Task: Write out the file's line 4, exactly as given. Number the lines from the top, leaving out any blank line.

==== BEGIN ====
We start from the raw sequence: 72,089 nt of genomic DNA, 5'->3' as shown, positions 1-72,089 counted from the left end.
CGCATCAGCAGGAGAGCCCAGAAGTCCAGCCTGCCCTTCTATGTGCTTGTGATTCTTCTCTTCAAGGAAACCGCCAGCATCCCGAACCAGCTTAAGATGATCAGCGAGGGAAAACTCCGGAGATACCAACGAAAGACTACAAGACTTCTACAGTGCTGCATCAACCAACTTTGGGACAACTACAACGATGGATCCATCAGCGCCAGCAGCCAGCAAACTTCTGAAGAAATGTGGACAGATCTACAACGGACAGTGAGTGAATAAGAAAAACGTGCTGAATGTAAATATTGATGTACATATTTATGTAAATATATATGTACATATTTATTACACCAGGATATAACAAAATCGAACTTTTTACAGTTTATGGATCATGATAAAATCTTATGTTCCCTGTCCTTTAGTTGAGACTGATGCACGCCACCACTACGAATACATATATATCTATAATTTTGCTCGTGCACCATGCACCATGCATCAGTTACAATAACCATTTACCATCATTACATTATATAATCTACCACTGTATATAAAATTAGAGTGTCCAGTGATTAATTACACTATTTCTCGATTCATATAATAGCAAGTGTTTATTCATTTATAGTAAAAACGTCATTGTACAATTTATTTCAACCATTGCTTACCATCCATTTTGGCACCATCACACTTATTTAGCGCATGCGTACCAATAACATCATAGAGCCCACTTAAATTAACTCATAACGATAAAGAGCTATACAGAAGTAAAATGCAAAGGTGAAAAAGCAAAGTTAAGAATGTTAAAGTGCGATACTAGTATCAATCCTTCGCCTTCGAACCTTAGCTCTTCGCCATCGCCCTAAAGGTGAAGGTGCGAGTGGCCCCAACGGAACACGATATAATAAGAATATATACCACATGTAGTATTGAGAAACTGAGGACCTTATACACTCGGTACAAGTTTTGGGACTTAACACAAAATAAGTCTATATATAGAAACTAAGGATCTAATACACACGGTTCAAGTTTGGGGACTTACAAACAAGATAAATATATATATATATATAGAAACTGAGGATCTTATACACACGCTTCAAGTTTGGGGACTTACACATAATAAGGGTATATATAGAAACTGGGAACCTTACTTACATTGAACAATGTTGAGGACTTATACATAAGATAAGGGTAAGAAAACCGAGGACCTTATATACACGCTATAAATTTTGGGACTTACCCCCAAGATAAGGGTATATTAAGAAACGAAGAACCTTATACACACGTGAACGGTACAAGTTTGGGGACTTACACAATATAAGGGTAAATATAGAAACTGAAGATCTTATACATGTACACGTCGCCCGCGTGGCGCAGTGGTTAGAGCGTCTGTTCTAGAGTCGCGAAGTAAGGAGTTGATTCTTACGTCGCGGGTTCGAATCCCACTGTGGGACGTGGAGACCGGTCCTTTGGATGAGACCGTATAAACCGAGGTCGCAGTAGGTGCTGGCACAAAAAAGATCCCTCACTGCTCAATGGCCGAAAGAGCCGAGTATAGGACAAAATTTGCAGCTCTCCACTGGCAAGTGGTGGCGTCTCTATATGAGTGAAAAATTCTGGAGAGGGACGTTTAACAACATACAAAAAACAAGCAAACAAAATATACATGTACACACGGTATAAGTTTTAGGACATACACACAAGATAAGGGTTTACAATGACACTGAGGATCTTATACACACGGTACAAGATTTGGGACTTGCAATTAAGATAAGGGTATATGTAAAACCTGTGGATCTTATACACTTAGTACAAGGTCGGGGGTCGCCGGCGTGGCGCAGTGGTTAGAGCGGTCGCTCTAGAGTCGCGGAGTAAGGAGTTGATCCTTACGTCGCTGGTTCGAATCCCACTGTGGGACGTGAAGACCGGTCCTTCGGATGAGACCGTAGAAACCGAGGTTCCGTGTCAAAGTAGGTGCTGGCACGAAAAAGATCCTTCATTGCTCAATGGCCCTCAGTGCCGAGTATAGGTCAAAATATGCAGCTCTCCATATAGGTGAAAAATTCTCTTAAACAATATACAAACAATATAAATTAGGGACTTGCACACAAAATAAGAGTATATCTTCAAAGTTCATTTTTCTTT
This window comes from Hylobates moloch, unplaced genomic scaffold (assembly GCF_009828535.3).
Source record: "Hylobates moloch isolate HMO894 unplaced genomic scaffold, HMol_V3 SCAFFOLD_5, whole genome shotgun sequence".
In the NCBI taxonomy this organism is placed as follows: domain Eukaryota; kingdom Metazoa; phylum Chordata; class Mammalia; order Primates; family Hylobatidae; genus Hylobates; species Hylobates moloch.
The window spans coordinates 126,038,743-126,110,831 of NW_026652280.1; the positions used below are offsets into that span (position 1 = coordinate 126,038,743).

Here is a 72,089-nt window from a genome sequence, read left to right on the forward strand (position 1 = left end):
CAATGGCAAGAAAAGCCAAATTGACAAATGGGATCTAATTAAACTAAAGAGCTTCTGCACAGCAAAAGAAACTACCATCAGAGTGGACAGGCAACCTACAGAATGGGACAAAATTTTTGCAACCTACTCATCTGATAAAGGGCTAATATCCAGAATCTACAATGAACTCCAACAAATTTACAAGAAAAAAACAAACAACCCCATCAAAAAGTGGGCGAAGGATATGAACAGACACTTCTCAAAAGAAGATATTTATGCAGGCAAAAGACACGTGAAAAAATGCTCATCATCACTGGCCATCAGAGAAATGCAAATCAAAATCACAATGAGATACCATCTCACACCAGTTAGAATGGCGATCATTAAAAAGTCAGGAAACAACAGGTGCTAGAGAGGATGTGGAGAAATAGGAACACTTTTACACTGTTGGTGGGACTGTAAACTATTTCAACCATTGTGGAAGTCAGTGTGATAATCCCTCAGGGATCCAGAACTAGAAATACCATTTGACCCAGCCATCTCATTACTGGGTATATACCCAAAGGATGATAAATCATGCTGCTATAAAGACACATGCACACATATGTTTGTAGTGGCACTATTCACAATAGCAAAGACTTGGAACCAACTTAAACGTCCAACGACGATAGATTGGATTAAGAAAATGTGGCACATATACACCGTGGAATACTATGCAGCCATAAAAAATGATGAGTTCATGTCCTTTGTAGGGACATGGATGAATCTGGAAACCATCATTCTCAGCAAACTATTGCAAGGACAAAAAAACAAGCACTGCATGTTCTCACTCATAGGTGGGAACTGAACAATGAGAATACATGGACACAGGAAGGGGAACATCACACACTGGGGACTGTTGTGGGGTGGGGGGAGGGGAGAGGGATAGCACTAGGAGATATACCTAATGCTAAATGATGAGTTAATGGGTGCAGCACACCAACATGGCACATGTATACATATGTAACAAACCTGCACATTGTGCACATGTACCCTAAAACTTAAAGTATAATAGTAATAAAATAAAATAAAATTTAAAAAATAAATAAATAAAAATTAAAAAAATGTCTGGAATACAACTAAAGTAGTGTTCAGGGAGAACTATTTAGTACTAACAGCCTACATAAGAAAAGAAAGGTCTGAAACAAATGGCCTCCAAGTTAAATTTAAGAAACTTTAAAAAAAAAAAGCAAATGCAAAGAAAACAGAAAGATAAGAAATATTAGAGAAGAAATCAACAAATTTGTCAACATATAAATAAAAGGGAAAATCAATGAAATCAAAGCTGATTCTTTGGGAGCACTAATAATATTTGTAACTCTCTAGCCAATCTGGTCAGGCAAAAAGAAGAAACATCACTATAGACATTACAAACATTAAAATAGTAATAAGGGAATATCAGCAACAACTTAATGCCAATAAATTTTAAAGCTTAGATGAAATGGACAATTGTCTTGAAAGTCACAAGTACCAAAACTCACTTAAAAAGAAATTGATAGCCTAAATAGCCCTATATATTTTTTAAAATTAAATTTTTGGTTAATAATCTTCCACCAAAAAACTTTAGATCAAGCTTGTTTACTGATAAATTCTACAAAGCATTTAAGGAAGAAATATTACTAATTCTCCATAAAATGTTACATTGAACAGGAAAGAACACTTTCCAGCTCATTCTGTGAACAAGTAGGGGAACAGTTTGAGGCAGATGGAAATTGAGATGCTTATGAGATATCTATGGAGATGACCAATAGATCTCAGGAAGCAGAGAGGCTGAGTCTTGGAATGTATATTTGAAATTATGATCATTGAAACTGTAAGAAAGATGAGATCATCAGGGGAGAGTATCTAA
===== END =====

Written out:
Source record: "Hylobates moloch isolate HMO894 unplaced genomic scaffold, HMol_V3 SCAFFOLD_5, whole genome shotgun sequence".